Approximately 442,400 securities, commodities, and financial services sales agents (a group that includes commodities brokers) are employed in the United States. Commodities brokers work on the floor of a commodity futures exchange, for brokerage houses, or independently.
College graduates can start working with a brokerage house as an associate or clerk and begin handling stocks. After several years they can take the certification exam and move into futures. Another option is to start as support staff, either at the exchange or the brokerage house. Sales personnel try to get customers to open accounts, and account executives develop and service customers for the brokerage firm. Working in the back as an accountant, money manager, or member of the research staff is also another route. College career services offices may be able to assist graduates in finding jobs with brokerage houses. Applications may also be made directly to brokerage houses.
A broker who simply executes trades can advance to become a full-service broker. Through research and analysis and the accumulation of experience and knowledge about the industry, a broker can advance from an order filler and become a commodity trading adviser. A broker can also become a money manager and make all trading decisions for clients.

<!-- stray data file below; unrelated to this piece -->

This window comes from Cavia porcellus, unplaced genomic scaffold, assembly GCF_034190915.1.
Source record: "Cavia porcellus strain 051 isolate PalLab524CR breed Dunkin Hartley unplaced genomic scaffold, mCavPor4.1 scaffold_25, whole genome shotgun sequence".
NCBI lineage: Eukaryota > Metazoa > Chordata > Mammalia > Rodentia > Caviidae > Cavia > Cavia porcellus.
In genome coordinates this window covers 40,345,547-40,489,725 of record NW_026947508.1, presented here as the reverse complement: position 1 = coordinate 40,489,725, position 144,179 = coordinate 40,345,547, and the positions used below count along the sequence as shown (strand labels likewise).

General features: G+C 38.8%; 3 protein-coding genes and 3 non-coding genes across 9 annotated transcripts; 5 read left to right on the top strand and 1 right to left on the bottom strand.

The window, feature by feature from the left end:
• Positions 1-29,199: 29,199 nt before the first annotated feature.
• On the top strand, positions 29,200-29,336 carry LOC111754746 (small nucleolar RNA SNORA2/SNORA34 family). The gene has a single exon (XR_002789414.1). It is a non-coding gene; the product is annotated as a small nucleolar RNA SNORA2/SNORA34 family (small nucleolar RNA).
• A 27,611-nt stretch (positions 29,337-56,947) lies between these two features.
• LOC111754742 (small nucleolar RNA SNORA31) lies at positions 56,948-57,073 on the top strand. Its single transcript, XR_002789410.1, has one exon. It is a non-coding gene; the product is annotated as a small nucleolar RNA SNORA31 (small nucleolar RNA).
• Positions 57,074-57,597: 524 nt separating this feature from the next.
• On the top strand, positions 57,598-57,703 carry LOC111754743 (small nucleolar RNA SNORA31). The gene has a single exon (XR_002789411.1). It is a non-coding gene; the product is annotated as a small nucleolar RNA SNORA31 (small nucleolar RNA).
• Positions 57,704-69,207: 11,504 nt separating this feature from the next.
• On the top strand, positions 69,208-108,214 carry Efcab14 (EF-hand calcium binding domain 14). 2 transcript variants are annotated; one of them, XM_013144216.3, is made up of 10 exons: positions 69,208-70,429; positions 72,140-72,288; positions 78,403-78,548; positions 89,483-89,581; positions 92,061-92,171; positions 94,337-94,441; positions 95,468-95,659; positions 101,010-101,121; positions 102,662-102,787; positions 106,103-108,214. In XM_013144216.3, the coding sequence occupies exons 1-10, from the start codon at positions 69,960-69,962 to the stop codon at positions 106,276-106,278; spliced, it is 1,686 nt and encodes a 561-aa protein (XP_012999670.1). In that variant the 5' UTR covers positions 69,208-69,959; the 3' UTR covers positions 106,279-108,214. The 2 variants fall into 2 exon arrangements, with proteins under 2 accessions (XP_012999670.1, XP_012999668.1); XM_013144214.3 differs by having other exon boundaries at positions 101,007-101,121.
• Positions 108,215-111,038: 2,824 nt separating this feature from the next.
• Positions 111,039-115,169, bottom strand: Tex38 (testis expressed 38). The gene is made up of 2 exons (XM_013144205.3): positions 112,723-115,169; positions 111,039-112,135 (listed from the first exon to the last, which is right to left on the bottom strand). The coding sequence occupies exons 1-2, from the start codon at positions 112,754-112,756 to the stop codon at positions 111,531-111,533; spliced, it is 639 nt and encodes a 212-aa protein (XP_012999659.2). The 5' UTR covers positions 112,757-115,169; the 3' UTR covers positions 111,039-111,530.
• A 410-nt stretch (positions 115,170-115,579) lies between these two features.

Within the exchange, a broker can become a floor manager, overseeing the processes of order taking and information exchange. To make more money, a broker can also begin to place his or her own trades for his or her own private account, though the broker's first responsibility is to the customers.
Tips for Entry
Apply for jobs at small brokerage firms to try to get your foot in the door.
Conduct information interviews with commodities brokers and ask them for advice on preparing for and entering the field.
A strong background in math, business, and finance is helpful in this field; take classes in these areas.